Macron: Anti-Zionism is a new form of anti-Semitism
The Israeli PM joins French President Macron for a ceremony honoring the victims of a mass deportation of French Jews from the Vel d'Hiv stadium outside Paris to Nazi camps; 'The strength of Israel is that it is the one certain guarantee that the Jewish people will never undergo a Holocaust again,' Netanyahu says at ceremony.
French President Emmanuel Macron on Sunday called anti-Zionism a new form of anti-Semitism on Sunday during a ceremony marking 75 years since the roundup of 13,000 Jews to be sent to Nazi death camps attended by Prime Minister Benjamin Netanyahu.
Speaking near the former site of the Velodrome d'Hiver, the indoor cycle track from which the Jews were deported on July 16-17, 1942, Macron said: "It is indeed France that organized" the roundup. "Not a single German" took part.
The ceremony recalled the day when officials of the Vichy regime in Nazi-occupied France began rounding up 13,152 Jews and taking them to the Velodrome d'Hiver, an indoor cycle track in Paris.
Fewer than 100 of those who were detained at the so-called Vel d'Hiv and then sent to the Nazi death camps survived.
Macron was the fourth French president to accept blame for France's role in the deportations—which totalled more than 75,000—since Jacques Chirac first did so in 1995.
"Time does its work," Macron said. "Archives open (and) the truth comes out. It's stark, irrevocable. It imposes itself on us all," Macron said of one of the darkest chapters in France's wartime history.
In a clear reference to far-right leader Marine Le Pen, the rival he defeated in May, Macron denounced "politicians who are prepared to reverse the truth."
Le Pen had insisted during the campaign that today's France could not be accountable for the Vichy regime's actions.
Netanyahu hailed the "special heroism" of the French resistance to the Nazis, praising the "noble French citizens who at great risk to their own lives" saved thousands more Jews from perishing in the death camps where at least six million would die overall between 1941 and 1945.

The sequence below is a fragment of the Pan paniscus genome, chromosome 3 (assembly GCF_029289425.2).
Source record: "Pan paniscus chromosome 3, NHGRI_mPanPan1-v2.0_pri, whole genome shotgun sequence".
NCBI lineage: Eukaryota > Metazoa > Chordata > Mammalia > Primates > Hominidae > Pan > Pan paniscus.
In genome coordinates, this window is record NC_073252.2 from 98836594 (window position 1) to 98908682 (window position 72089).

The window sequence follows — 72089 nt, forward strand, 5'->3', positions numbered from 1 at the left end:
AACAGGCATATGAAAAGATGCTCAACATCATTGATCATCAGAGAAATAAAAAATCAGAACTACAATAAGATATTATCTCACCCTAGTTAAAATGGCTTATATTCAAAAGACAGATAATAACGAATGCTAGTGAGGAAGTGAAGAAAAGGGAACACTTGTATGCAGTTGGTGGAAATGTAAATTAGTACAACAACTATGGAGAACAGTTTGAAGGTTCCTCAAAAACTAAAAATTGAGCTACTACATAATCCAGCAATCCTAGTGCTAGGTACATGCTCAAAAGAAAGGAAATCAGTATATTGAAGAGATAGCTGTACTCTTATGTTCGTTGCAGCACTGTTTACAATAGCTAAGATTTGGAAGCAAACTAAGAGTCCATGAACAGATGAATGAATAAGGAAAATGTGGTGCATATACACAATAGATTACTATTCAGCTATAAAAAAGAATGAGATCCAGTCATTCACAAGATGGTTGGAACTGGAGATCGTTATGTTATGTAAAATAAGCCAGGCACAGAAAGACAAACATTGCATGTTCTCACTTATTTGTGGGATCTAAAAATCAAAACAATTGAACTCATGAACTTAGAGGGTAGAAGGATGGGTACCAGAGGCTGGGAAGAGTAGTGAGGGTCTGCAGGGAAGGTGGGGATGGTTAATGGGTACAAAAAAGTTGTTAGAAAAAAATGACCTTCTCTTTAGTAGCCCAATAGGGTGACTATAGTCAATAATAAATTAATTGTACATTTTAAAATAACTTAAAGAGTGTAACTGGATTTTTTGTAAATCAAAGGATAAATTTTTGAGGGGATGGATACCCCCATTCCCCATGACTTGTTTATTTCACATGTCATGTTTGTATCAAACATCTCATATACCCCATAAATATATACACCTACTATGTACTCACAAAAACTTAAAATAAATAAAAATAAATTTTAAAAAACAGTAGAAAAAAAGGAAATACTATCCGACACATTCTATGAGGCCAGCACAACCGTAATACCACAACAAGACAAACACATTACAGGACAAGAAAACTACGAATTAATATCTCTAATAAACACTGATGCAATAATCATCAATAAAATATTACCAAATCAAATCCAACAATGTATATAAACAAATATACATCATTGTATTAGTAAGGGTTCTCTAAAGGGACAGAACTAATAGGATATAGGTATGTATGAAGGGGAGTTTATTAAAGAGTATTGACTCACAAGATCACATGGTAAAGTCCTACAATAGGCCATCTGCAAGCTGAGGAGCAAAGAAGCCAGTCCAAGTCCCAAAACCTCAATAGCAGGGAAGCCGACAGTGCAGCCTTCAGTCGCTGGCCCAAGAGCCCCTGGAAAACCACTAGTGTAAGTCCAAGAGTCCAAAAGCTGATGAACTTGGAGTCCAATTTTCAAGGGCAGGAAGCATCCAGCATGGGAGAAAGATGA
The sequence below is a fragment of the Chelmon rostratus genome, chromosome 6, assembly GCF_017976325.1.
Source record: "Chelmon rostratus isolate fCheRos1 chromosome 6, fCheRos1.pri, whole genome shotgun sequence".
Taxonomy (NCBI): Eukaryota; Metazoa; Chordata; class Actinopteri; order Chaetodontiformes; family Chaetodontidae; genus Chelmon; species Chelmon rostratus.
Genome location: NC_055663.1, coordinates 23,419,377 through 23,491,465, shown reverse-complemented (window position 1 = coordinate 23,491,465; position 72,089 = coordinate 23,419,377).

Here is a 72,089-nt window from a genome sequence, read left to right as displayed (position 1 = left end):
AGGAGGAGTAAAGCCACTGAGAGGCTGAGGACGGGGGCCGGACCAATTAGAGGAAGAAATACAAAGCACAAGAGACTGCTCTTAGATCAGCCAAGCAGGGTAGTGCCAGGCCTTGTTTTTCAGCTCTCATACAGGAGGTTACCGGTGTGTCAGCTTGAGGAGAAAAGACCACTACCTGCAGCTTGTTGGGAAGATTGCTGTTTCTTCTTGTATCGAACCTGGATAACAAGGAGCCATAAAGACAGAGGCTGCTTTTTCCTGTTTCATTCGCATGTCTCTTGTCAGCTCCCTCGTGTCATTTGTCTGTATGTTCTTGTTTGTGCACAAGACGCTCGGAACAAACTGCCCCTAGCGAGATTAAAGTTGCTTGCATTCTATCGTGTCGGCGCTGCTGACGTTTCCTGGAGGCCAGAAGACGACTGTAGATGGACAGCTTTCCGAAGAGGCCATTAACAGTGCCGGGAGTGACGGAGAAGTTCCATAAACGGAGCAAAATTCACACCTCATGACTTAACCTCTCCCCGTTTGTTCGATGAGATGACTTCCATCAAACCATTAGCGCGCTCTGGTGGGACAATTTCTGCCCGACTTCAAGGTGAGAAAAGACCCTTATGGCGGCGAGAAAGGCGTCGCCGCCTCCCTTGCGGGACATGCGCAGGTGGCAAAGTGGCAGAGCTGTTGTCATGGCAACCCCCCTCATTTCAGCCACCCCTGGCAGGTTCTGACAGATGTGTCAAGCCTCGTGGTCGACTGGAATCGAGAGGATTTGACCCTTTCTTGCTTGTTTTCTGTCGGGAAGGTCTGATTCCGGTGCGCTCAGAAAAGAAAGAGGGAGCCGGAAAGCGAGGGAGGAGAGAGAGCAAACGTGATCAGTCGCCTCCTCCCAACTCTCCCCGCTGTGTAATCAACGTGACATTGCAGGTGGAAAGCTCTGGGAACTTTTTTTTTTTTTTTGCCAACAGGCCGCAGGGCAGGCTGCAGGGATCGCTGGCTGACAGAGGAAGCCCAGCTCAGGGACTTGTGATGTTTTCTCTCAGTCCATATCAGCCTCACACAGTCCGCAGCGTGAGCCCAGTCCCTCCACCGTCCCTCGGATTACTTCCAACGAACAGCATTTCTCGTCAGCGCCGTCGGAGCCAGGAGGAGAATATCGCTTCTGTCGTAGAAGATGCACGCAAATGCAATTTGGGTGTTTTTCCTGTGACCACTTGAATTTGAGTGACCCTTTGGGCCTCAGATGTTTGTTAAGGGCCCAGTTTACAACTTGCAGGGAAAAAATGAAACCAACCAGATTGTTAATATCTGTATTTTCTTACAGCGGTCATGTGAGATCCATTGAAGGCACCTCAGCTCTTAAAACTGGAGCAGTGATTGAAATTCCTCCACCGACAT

"For the sacred honor of those who perished... let us remember the past, let us secure tomorrow," he said.
"The strength of Israel is that it is the one certain guarantee that the Jewish people will never undergo a Holocaust again."
Netanyahu's presence at the ceremony sparked controversy, with the Union of French Jews for Peace (UJFP) calling the invitation "shocking" and "unacceptable."
The UJFP accused the Israeli government of "usurping the memory of the victims of Nazism to make people believe that Israel represents all the world's Jews."
Netanyahu was also greeted upon his arrival in Paris by pro-Palestinian protesters who criticized Israel's settlement construction and the blockade of Gaza.
Macron called it a "natural gesture" to invite Netanyahu but insisted in an interview Sunday in the Journal du dimanche newspaper he is "not trying to confuse the subject of the commemoration and Franco-Israeli relations."
Among other critics of Netanyahu's presence was former Israeli ambassador to France, Elie Barnavi, who told AFP it made him "a little uneasy".
Barnavi, now a Peace Now activist advocating a two-state solution to end the Middle East conflict, added: "This story has nothing to do with Israel."
Netanyahu, the first Israeli prime minister to attend a Vel d'Hiv commemoration, said the invitation was a "very, very strong gesture" that underscored the longstanding friendship between France and Israel.
Among Sunday's other speakers were prominent French Nazi hunter Serge Klarsfeld and Pierre-Francois Veil, son of Holocaust survivor and rights icon Simone Veil, who died late last month aged 89.
Several members of the group Sons and Daughters of the Deported Jews of France attended, wearing yellow badges recalling the yellow stars that Jews were forced to wear on their lapels during the occupation.
Netanyahu's visit is the first since he joined a massive march attended by numerous world leaders in solidarity with the victims of the January 2015 terror attacks on the Charlie Hebdo satirical magazine and a Jewish supermarket.
He was to hold talks later Sunday with Macron, their first official meeting.
Macron met Palestinian leader Mahmud Abbas on Wednesday, when he reiterated both France's support for a two-state solution and its opposition to Israel's building of settlements in disputed territory.
Macron's predecessor Francois Hollande's efforts to mobilize the international community on the issue angered Israel.
Talks between Israel and the Palestinians have been at a standstill since the failure of US mediation in the spring of 2014.
The two leaders are also expected to discuss Israel's arch-foe Iran, in particular Tehran's role in the Syrian conflict, where it is backing President Bashar Assad.